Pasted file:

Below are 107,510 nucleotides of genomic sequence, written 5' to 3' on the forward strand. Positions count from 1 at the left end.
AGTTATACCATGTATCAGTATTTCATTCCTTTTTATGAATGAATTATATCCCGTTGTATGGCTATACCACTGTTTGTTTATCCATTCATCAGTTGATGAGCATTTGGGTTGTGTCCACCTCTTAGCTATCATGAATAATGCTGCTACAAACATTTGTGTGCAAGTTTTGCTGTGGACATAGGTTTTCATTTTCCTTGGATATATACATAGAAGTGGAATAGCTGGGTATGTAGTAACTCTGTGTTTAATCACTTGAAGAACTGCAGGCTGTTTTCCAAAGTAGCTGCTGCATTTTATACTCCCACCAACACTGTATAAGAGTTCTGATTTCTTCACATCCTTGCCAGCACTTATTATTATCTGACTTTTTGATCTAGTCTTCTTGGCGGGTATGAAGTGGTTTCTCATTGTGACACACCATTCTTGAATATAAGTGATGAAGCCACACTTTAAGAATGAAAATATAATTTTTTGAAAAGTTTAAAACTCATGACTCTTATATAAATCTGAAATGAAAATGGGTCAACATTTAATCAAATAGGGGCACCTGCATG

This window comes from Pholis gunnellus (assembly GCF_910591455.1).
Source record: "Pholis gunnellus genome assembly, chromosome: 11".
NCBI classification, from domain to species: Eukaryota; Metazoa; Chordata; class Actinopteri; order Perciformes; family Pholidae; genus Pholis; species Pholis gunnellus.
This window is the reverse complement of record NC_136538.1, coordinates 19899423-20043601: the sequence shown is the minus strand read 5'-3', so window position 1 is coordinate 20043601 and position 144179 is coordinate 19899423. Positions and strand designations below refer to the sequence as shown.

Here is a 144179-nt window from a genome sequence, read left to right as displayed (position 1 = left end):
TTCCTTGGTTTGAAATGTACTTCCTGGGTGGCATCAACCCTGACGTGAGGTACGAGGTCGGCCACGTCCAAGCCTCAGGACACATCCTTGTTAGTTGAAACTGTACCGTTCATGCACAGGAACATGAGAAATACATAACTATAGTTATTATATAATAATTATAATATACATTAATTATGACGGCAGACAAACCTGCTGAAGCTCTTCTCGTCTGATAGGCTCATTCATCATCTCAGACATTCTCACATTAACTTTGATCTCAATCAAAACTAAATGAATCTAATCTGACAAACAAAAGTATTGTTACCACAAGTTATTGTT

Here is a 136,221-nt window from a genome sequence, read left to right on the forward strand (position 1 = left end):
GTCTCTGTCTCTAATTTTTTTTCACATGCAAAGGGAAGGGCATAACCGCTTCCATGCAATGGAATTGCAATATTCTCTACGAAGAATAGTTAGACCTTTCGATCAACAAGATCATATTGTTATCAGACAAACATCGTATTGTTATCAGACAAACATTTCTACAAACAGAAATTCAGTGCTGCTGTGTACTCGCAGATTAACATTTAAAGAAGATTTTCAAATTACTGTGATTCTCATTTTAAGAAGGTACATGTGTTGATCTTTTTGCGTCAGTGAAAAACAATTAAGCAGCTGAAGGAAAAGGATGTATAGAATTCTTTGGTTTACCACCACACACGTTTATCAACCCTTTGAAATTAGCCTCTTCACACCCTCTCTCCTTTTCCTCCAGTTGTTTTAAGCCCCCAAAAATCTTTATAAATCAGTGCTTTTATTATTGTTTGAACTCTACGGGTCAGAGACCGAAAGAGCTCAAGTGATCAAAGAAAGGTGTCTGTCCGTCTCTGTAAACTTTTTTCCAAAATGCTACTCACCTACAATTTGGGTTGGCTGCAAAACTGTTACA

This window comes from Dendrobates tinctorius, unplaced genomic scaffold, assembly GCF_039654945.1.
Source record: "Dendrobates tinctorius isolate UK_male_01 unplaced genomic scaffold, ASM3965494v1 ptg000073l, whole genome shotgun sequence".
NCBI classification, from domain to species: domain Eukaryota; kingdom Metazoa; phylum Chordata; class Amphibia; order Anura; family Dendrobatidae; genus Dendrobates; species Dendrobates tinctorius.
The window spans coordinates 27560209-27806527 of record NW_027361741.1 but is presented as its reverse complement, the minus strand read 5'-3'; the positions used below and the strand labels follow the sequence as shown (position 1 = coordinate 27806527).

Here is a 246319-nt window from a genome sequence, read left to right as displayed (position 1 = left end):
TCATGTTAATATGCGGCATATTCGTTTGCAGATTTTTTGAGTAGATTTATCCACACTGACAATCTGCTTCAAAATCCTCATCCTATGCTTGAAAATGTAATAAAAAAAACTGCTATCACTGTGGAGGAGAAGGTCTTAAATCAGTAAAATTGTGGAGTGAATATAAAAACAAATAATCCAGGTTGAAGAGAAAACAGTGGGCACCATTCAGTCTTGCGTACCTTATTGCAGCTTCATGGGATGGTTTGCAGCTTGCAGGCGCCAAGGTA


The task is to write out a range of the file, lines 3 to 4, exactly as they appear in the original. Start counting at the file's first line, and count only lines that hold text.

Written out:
This window comes from Pholis gunnellus (assembly GCF_910591455.1).
Source record: "Pholis gunnellus genome assembly, chromosome: 11".